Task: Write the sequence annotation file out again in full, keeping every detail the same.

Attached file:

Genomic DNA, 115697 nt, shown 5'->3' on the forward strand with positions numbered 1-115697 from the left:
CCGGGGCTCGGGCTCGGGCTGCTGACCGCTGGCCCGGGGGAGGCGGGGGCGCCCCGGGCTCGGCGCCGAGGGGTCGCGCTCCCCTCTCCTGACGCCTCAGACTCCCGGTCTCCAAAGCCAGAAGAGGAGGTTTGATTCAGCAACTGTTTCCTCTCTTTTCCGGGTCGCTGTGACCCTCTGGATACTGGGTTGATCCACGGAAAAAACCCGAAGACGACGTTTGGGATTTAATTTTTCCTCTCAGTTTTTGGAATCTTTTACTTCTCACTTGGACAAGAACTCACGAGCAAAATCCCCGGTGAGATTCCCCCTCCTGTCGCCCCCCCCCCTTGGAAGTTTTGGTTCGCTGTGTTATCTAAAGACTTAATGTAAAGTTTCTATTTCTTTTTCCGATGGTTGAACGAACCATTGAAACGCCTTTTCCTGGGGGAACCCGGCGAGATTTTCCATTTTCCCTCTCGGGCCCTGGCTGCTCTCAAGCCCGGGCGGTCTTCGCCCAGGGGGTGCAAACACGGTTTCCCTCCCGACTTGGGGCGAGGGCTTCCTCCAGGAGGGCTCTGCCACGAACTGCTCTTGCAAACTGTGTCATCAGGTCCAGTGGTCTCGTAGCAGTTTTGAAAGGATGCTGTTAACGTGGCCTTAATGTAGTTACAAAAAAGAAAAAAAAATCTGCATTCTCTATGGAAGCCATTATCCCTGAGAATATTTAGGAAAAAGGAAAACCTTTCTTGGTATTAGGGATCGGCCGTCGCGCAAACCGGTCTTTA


Genomic DNA, 115697 nt, shown 5'->3' on the forward strand with positions numbered 1-115697 from the left:
CCGGGGCTCGGGCTCGGGCTGCTGACCGCTGGCCCGGGGGAGGCGGGGGCGCCCCGGGCTCGGCGCCGAGGGGTCGCGCTCCCCTCTCCTGACGCCTCAGACTCCCGGTCTCCAAAGCCAGAAGAGGAGGTTTGATTCAGCAACTGTTTCCTCTCTTTTCCGGGTCGCTGTGACCCTCTGGATACTGGGTTGATCCACGGAAAAAACCCGAAGACGACGTTTGGGATTTAATTTTTCCTCTCAGTTTTTGGAATCTTTTACTTCTCACTTGGACAAGAACTCACGAGCAAAATCCCCGGTGAGATTCCCCCTCCTGTCGCCCCCCCCCCTTGGAAGTTTTGGTTCGCTGTGTTATCTAAAGACTTAATGTAAAGTTTCTATTTCTTTTTCCGATGGTTGAACGAACCATTGAAACGCCTTTTCCTGGGGGAACCCGGCGAGATTTTCCATTTTCCCTCTCGGGCCCTGGCTGCTCTCAAGCCCGGGCGGTCTTCGCCCAGGGGGTGCAAACACGGTTTCCCTCCCGACTTGGGGCGAGGGCTTCCTCCAGGAGGGCTCTGCCACGAACTGCTCTTGCAAACTGTGTCATCAGGTCCAGTGGTCTCGTAGCAGTTTTGAAAGGATGCTGTTAACGTGGCCTTAATGTAGTTACAAAAAAGAAAAAAAAATCTGCATTCTCTATGGAAGCCATTATCCCTGAGAATATTTAGGAAAAAGGAAAACCTTTCTTGGTATTAGGGATCGGCCGTCGCGCAAACCGGTCTTTA